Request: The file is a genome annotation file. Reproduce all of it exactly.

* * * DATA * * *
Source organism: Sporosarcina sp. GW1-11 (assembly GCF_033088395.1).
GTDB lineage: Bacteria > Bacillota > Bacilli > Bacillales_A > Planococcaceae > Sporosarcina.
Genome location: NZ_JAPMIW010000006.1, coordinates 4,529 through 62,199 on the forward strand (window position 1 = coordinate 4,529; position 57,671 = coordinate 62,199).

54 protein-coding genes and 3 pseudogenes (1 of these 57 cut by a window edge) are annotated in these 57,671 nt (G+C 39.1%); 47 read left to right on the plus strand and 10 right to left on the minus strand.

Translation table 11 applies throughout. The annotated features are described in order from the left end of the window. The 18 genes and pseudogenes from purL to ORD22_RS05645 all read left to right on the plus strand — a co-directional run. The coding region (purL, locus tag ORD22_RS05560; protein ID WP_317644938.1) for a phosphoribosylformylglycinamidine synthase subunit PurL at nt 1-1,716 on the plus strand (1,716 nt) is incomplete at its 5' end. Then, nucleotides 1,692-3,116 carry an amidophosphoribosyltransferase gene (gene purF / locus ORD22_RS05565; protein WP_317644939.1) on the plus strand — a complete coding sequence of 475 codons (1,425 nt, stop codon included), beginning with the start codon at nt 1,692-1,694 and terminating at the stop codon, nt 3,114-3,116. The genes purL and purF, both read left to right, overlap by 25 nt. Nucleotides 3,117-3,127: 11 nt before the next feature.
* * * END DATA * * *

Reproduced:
Source organism: Sporosarcina sp. GW1-11 (assembly GCF_033088395.1).
GTDB lineage: Bacteria > Bacillota > Bacilli > Bacillales_A > Planococcaceae > Sporosarcina.
Genome location: NZ_JAPMIW010000006.1, coordinates 4,529 through 62,199 on the forward strand (window position 1 = coordinate 4,529; position 57,671 = coordinate 62,199).

54 protein-coding genes and 3 pseudogenes (1 of these 57 cut by a window edge) are annotated in these 57,671 nt (G+C 39.1%); 47 read left to right on the plus strand and 10 right to left on the minus strand.

Translation table 11 applies throughout. The annotated features are described in order from the left end of the window. The 18 genes and pseudogenes from purL to ORD22_RS05645 all read left to right on the plus strand — a co-directional run. The coding region (purL, locus tag ORD22_RS05560; protein ID WP_317644938.1) for a phosphoribosylformylglycinamidine synthase subunit PurL at nt 1-1,716 on the plus strand (1,716 nt) is incomplete at its 5' end. Then, nucleotides 1,692-3,116 carry an amidophosphoribosyltransferase gene (gene purF / locus ORD22_RS05565; protein WP_317644939.1) on the plus strand — a complete coding sequence of 475 codons (1,425 nt, stop codon included), beginning with the start codon at nt 1,692-1,694 and terminating at the stop codon, nt 3,114-3,116. The genes purL and purF, both read left to right, overlap by 25 nt. Nucleotides 3,117-3,127: 11 nt before the next feature.